Mode-locked lasers have been widely deployed in time- resolved studies for nearly 50 years [ 1 ]. While many mode-locking approaches exist, allowing an extensive range of pulse durations and energies to be achieved, passive techniques are particularly attractive because of their inherent simplicity and lower production costs [ 2 ]. Over the past two decades, passively mode-locked fiber lasers have been extensively refined and developed, becoming a commercial success and an indispensible tool in many fields [ 1 , 2 ]. These systems have almost ex- clusively been based on rare-earth-doped gain media [ 1 , 2 ], taking advantage of the rapid technological growth of fiber-based amplifiers, driven largely by the telecom- munications industry. However, such lasers have limited bandwidth, as rare-earth-doped gain fibers have typically narrow gain bandwidth ( ∼few tens nm) [ 1 ].
En savoir plus

4 En savoir plus

Quantum dot based mode locked lasers for optical frequency combs

Quantum dot based mode locked lasers for optical frequency combs

negative voltage is applied to the absorber section of the laser and current is injected into the gain section. For injection currents above the threshold value I th , an optical waveform is allowed to propagate inside the cavity, being amplified in the gain section and attenuated in the absorber. If the waveform includes a sharp temporal feature with enough energy to induce loss saturation at the absorber, the latter will become transparent during a short time interval before loss recovery takes place. This will lead to the formation of a pulse that, propagating into the gain section, will deplete the carrier population of the inverted medium, causing gain saturation. If the absorption recovers faster than the gain and recovery times of both are shorter than the cavity round-trip time, then a window of net amplification is produced at each round-trip and generation of a stable pulse train will eventually occur after a certain transient. The steady-state ML regime resulting from this process is represented in fig. 1.10b. It can be noticed that the width of the net gain window, and hence the pulse duration, is intrinsically governed by the relative dynamics of gain and loss saturation. In particular, if loss saturation and recovery is much faster than that of gain, very short pulses can be achieved. On the other hand, if dynamics in the two sections become comparable, broadened pulses are emitted. Also important is the pulse amplification per round-trip, that will be larger for a lower saturation depth of the gain compared to the absorption one.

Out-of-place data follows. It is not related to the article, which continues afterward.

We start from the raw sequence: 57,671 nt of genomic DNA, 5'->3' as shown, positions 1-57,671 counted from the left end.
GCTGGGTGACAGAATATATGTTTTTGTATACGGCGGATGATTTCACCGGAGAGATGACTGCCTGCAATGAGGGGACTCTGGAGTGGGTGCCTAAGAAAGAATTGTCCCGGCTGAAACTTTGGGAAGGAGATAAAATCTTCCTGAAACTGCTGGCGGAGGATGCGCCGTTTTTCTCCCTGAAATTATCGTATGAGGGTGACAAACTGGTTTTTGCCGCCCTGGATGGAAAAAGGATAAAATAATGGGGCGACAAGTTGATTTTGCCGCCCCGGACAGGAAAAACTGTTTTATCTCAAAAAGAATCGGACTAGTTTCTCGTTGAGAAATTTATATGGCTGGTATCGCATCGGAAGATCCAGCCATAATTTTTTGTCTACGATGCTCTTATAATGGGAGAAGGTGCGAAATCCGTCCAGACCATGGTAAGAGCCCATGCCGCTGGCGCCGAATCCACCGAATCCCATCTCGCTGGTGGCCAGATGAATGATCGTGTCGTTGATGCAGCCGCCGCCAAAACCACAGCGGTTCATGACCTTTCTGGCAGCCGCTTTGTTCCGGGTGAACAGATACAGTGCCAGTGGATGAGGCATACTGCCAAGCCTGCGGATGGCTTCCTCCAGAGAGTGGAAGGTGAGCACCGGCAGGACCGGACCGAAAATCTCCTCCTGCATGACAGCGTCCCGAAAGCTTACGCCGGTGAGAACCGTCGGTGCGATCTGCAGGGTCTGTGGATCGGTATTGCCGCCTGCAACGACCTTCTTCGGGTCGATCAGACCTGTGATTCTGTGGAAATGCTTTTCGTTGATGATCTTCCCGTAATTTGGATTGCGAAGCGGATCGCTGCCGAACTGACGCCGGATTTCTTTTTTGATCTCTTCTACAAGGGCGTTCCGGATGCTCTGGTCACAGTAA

En savoir plus

175 En savoir plus

A 1.6-3.2GHz, high phase accuracy quadrature phase locked loop

A 1.6-3.2GHz, high phase accuracy quadrature phase locked loop

For modern monolithic VCOs, there are two principal topologies. The first is a ring oscillator, composed of a ring of inverters with a net inversion around the loop, as shown in Figure 1-2. The frequency is inversely proportional to the propagation delay of each of the individual inverters as well as the number of inverters. To tune the frequency of such an oscillator, the propagation delay of an individual stage can be adjusted by varying the current through it [43], or it can be tuned digitally by switching in a different number of inverters. The maximum oscillation frequency of a ring oscillator can be very high since the propagation delay of a self-loaded inverter is small. In fact, ring oscillators are often used to characterize digital processes for precisely this reason. The current through each of the stages can vary over several orders of magnitude, so ring oscillators can have very wide tuning ranges. With differential signalling, a ring oscillator can be built with four stages by flipping the output of the fourth stage as it is fed back to the input of the first stage. In this configuration, the outputs of any two consecutive stages are in quadrature, with any mismatch in the delay through each of the inverters causing phase error; however, if sinusoidal quadrature signals are required, the ring oscillator output must be filtered.
En savoir plus

124 En savoir plus

InAs/InP quantum dash mode locked lasers for optical communications

InAs/InP quantum dash mode locked lasers for optical communications